Since the NFL draft, I’ve been spending a lot of time sifting through the Internet in order to learn about the situations that the former Stanford football players are now in. After all, football season never really ends. For some, like Andrew Luck, it means high expectations abound.
Like my colleague Tom Taylor, I can’t resist occasionally looking at the inane banter that populates the comments section of these articles about Luck. Down in the Stygian depths of these pages, I frequently found a refrain that goes something like this: “If he had any good wide receivers at Stanford, he would have been incredible.” While this is usually used as a defense of Luck’s college career (as if he needed one) or an explanation of why he’ll be good in the pros (again, as if he needed one), this set me to thinking: where exactly have all of Stanford’s wide receivers been hiding over these past few years?
While there have been some success stories at wideout these past few seasons — Ryan Whalen and Griff Whalen became two of Luck’s favorite targets even though both started their Stanford careers as walk-ons, and Ty Montgomery was a smashing success in his freshman campaign — many of Stanford’s recruited wide receivers have never quite seen their careers get off the ground.
This is partially due to the fact that tight ends Coby Fleener, Zach Ertz and Levine Toilolo have been so prolific, but there still is a gap of talent out wide that begs to be explained. So, through the magic of the Internet, I set out to examine just what has happened to the “elite receivers” on the Farm.
Perhaps the profound gap at wide receiver is due to the strange semi-disappearance of two players that were perceived to be cornerstones of Stanford’s passing game for years to come.
In 2009, the Cardinal brought in one of its strongest recruiting classes in years on the heels of the class that included future first-rounders Luck and David DeCastro. That included two four-star wide receiver recruits, Jemari Roberts and Jamal-Rashad Patterson.
Roberts, from Long Beach, Calif., was ranked the 18th-best receiver in the country, and Patterson, from McDonough, Ga., was seen as the 28th-best pass-catcher in the country. Roberts, at 6-foot-3 and 205 pounds, looked like he would pair with Patterson, who is 6-foot-2 and 194 pounds, as a pair of deep threats that would help push the Cardinal back to its winning ways.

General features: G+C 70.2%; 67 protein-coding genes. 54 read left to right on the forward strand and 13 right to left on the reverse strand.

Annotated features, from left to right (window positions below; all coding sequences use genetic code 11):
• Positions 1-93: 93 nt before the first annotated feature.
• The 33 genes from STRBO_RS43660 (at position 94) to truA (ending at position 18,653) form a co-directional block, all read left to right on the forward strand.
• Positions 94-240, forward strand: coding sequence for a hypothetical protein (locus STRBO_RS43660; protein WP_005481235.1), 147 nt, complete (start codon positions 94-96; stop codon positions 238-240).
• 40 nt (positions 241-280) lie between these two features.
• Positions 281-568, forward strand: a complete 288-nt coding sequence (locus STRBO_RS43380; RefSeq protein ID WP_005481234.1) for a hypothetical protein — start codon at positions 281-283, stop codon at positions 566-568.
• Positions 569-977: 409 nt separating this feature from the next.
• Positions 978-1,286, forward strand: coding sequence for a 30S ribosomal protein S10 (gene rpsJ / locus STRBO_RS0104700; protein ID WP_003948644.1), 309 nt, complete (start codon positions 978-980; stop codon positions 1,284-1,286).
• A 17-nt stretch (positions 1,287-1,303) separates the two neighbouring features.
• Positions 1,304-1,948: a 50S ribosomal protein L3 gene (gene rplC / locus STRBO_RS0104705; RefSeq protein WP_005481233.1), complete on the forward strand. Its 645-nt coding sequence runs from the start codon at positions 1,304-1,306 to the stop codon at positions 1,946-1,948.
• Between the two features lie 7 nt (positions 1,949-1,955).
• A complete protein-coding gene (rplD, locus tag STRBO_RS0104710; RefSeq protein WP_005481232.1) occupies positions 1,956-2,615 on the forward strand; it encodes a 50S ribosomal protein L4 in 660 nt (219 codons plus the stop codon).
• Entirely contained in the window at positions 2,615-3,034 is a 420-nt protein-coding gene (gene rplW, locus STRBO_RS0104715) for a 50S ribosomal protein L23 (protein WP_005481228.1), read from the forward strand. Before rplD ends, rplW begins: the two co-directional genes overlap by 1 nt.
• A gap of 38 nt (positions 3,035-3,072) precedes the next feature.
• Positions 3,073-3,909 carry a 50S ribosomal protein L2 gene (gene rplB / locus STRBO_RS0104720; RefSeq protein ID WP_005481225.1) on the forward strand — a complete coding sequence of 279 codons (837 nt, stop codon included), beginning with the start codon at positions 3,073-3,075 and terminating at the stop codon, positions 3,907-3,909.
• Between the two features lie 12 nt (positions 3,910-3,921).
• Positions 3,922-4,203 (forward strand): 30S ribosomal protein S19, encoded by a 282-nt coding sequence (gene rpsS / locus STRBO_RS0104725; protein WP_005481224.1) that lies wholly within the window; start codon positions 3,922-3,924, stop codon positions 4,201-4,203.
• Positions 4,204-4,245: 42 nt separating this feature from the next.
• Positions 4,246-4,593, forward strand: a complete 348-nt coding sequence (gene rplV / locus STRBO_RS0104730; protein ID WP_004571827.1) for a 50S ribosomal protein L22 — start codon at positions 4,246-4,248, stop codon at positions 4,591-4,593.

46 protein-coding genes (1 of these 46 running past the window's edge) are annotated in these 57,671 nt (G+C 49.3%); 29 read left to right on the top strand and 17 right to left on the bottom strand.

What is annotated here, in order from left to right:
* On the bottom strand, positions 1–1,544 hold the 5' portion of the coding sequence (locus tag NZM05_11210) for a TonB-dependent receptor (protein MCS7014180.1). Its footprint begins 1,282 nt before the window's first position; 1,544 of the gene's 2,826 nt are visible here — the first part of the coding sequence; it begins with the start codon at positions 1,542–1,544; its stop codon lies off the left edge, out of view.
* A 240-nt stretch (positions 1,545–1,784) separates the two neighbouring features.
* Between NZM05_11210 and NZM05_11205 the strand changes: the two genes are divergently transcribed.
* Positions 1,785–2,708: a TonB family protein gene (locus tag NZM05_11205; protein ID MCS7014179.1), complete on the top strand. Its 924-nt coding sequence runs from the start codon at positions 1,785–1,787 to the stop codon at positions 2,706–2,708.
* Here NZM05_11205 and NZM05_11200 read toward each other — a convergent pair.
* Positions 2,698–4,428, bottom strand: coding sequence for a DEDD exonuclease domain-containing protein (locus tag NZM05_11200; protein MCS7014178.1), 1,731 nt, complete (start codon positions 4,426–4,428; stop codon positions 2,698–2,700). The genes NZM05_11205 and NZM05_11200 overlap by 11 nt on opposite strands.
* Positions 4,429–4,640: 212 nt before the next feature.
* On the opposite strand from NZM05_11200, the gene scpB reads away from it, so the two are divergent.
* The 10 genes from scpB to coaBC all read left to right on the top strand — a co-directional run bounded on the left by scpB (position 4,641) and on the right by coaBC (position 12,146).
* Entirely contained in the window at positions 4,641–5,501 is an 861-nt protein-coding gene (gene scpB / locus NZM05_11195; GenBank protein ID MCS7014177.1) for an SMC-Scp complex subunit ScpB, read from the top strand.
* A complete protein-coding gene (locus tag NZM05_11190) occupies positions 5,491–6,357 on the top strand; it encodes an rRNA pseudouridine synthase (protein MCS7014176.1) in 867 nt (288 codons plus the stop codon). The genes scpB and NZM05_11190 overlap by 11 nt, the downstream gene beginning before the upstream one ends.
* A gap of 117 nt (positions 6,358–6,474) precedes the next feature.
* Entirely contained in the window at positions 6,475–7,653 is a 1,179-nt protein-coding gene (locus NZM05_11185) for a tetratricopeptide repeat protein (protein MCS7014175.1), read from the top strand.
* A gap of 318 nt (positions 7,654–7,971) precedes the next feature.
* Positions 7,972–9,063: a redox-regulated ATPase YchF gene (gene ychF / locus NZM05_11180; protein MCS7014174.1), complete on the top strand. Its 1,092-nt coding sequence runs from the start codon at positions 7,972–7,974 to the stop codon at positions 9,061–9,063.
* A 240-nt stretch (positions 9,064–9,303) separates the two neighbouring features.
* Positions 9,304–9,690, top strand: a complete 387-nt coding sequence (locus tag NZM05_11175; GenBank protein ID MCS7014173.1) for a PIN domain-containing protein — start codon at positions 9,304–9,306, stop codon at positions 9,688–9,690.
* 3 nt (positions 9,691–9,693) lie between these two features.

But three years later, the two four-stars have little to show except tales of unrealized potential. While Patterson did reach the end zone to score his first (and only) career touchdown against San Jose State in 2009, perhaps his most well-known career highlight is when he was ejected from the Cardinal’s 2009 48-14 blowout win over Cal for throwing a punch at a Bear player before the opening kickoff. Sadly, Roberts is best known for … nothing. The former four-star has yet to catch a single pass in his Stanford career.
However, their time on the Farm — and their time to make a mark — isn’t up yet, as Patterson will be a senior in the fall and Roberts will return for his redshirt junior season.
While they still have a year to realize their potential, Stanford has also driven away a pair of promising wide receivers over these last few seasons.
The next recruiting season, the Cardinal brought in three-star quarterback Darren Daniel, an Alabama native, and, with Luck entering his senior season, new head coach David Shaw and his staff converted him to play wide receiver the next spring. Additionally, the Cardinal secured an early commitment from Tai-ler Jones, a four-star recruit from Georgia, but Jones eventually changed his mind and signed with (yuck) Notre Dame instead.
Daniel was generally pretty impressive in spring practice, showing off a lot of athleticism as both a pass-catcher and a wildcat quarterback, but he ultimately decided that the switch wasn’t for him, and elected to transfer, where he ended up at Itawamba Community College in Mississippi. This February, while the Cardinal was bringing in its best recruiting class in school history, Daniel signed his letter of intent to play for Alabama State, continuing his football career just an hour and a half away from his hometown of Phenix City, Ala.
Jones, on the other hand, has already made his mark felt at Notre Dame, where he’s renamed himself “TJ Jones” and accumulated 672 yards and six touchdowns in his two years as a Golden Domer.
Altogether, the lack of depth on the outside hasn’t slowed the Cardinal down — of course, having the best quarterback in college football has been the primary factor in that — but it still is interesting to consider just how unlucky the Cardinal has been with its wide receivers as of late.
Hopefully, that won’t be the case for any of the four wideouts coming to Stanford this fall as part of the fantastic 2012 recruiting class. That way, Brett Nottingham or Josh Nunes can have the one thing that Andrew Luck just might have been missing in his time on the Farm.
Jack Blanchat was also recruited to play wide receiver, but the coaching staff thought he was better served as a sports writer. Find out if his 40 time wasn’t up to par at blanchat “at” stanford.edu or follow him on Twitter @jmblanchat.